Koulun toimintakulttuuri avautuvissa oppimistiloissa : etnografinen tutkimus uuteen koulurakennukseen muuttamisesta
Julkaistu sarjassaJyväskylä studies in education, psychology and social research
The purpose of this ethnographic study was to describe and understand processes related to the formation of an operating culture when moving to new, open learning spaces. In this context, an open learning space is a semi-open facility that serves as a home classroom but can also be combined into a larger, shared space. The study examined the formation of a school’s operating culture through ideals around the use of facilities and furniture that arise from new, open learning spaces. I was particularly interested in users’ tensive relationships with open learning spaces and the opportunities to use them in day-to-day teaching. In previous studies, open learning spaces and their use have primarily been studied in terms of acoustic suitability, learning or the pedagogical approach applied. While operating culture is considered to be an important factor with regard to the use of open learning spaces, it has been studied only very little. This study meets that need. Its field of study is education, particularly research into schools’ operating cultures and physical learning environments. The study was carried out in a school where the personnel and pupils moved to new, open learning facilities at the beginning of the spring semester. The team participating in the study consisted of five special education teachers and six school assistants. In addition, two supervisors were interviewed. The material was collected by observing the team in learning facilities on ordinary school days over a peri- od of five months. The team were interviewed five times as a group, and each supervisor was interviewed individually once. Material-based content analysis was used as the analysis method in this study. MAXQDA 12 software was used as an analysis aid. Based on the results of this study, moving to new learning facilities, combined with changes in the operating culture, was stressful for both the personnel and the management. Certain ideals were set for the use of the facilities as part of the official objectives and by the management. In the light of this study, a new operating culture was created through tensions in relation to ideals, as well as through various experiments and the solutions arising from them. The new, open learning spaces challenged the personnel on both the individual and group levels. The personnel expected clearly expressed goals and their shared reflection from the management, as well as support with the adoption of the new facilities. ...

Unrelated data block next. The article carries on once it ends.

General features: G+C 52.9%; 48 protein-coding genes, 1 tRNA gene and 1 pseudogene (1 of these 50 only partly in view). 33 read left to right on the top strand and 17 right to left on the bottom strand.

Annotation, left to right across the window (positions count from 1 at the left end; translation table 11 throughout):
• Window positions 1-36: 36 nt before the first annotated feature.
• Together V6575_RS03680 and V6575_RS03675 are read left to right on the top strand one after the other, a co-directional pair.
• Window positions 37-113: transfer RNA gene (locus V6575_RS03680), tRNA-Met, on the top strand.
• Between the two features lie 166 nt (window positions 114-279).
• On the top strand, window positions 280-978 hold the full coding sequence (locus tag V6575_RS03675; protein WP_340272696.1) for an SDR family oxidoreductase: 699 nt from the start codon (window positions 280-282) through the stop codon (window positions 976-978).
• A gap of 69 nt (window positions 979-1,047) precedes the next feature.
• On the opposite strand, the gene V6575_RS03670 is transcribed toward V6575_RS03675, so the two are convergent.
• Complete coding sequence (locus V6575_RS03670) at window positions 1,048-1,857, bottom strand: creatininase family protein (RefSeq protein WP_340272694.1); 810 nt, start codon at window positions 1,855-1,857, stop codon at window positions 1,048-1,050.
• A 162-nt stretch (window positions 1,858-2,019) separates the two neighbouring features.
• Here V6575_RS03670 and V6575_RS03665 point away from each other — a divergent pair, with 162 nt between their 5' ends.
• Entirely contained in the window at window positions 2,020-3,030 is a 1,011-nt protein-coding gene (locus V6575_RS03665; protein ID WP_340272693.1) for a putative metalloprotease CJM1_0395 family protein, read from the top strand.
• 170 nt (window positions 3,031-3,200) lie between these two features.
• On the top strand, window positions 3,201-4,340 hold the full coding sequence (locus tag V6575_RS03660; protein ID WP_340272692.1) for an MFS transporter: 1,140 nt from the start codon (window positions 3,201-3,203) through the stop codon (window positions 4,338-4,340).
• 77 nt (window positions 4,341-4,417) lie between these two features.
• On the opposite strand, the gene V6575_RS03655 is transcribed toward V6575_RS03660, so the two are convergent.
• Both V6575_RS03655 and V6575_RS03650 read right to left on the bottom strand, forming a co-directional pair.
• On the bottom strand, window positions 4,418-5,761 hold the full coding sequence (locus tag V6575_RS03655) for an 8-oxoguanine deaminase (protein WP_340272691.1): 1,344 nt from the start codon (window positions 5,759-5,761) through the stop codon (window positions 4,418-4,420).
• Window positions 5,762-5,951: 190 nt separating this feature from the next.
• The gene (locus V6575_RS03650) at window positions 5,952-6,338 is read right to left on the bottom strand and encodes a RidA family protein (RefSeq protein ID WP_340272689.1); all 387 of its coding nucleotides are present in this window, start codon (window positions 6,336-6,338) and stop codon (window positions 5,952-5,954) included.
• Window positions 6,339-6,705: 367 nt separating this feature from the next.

JulkaisijaUniversity of Jyväskylä
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